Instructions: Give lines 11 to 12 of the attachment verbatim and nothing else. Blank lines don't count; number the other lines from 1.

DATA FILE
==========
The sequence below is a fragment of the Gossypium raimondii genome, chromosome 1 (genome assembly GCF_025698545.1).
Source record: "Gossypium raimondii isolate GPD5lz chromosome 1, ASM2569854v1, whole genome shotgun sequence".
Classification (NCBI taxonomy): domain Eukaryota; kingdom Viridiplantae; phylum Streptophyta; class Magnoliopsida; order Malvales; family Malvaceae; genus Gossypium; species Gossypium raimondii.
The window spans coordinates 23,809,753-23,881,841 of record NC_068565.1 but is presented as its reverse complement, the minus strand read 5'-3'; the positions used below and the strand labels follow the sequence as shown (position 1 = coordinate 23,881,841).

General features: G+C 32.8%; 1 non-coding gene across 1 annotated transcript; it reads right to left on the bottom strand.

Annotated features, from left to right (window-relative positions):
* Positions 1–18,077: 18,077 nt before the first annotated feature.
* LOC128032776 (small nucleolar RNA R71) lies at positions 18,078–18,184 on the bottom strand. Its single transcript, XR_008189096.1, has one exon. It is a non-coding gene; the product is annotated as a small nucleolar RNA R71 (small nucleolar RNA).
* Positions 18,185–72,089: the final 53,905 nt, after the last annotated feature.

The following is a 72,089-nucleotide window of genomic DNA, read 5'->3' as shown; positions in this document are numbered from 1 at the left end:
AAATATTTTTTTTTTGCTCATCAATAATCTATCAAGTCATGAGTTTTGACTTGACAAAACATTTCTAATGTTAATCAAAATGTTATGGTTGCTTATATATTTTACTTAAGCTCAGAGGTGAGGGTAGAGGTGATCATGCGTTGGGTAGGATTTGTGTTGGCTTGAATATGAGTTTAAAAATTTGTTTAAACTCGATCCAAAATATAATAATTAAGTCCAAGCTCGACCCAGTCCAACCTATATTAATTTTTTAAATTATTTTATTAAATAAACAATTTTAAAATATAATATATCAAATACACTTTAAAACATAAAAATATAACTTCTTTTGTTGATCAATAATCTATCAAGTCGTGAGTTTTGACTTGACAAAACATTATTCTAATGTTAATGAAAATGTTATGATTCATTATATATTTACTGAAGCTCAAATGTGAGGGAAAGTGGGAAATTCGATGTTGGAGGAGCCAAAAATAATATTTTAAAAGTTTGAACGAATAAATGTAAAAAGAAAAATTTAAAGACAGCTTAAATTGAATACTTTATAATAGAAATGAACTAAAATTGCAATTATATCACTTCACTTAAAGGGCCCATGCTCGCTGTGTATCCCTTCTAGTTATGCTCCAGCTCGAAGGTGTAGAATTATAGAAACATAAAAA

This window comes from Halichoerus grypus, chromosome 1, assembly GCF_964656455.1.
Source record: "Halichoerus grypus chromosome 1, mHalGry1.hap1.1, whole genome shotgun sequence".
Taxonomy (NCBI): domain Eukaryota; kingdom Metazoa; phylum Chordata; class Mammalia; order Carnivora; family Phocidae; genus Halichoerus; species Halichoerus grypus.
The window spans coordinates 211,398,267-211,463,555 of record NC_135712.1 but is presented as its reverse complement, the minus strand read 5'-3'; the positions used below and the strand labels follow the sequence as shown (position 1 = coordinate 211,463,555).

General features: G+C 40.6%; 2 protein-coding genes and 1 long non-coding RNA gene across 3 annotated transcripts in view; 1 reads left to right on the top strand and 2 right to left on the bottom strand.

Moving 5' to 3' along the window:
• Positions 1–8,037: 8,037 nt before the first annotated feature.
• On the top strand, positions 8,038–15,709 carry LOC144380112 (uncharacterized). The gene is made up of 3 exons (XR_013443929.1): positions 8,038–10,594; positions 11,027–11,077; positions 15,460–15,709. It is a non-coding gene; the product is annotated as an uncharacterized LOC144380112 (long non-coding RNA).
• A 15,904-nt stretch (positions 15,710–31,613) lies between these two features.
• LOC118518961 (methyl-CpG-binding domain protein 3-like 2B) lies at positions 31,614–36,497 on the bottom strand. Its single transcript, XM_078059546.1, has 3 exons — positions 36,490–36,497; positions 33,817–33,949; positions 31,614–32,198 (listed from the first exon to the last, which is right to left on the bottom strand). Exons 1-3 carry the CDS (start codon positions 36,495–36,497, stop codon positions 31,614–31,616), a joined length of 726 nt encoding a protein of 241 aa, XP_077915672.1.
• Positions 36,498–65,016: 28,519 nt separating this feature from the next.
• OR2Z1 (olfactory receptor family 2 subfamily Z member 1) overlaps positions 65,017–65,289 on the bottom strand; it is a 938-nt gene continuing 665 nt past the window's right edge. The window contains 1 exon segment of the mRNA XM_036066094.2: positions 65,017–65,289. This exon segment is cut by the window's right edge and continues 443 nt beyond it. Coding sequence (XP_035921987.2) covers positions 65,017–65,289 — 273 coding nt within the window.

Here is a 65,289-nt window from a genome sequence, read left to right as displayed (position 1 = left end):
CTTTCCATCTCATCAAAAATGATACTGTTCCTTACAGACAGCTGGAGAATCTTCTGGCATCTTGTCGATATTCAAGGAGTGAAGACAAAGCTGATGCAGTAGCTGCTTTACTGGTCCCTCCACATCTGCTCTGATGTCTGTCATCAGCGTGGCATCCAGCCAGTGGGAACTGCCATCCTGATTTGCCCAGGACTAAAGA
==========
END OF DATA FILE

AAATATTTTTTTTTTGCTCATCAATAATCTATCAAGTCATGAGTTTTGACTTGACAAAACATTTCTAATGTTAATCAAAATGTTATGGTTGCTTATATATTTTACTTAAGCTCAGAGGTGAGGGTAGAGGTGATCATGCGTTGGGTAGGATTTGTGTTGGCTTGAATATGAGTTTAAAAATTTGTTTAAACTCGATCCAAAATATAATAATTAAGTCCAAGCTCGACCCAGTCCAACCTATATTAATTTTTTAAATTATTTTATTAAATAAACAATTTTAAAATATAATATATCAAATACACTTTAAAACATAAAAATATAACTTCTTTTGTTGATCAATAATCTATCAAGTCGTGAGTTTTGACTTGACAAAACATTATTCTAATGTTAATGAAAATGTTATGATTCATTATATATTTACTGAAGCTCAAATGTGAGGGAAAGTGGGAAATTCGATGTTGGAGGAGCCAAAAATAATATTTTAAAAGTTTGAACGAATAAATGTAAAAAGAAAAATTTAAAGACAGCTTAAATTGAATACTTTATAATAGAAATGAACTAAAATTGCAATTATATCACTTCACTTAAAGGGCCCATGCTCGCTGTGTATCCCTTCTAGTTATGCTCCAGCTCGAAGGTGTAGAATTATAGAAACATAAAAA

This window comes from Halichoerus grypus, chromosome 1, assembly GCF_964656455.1.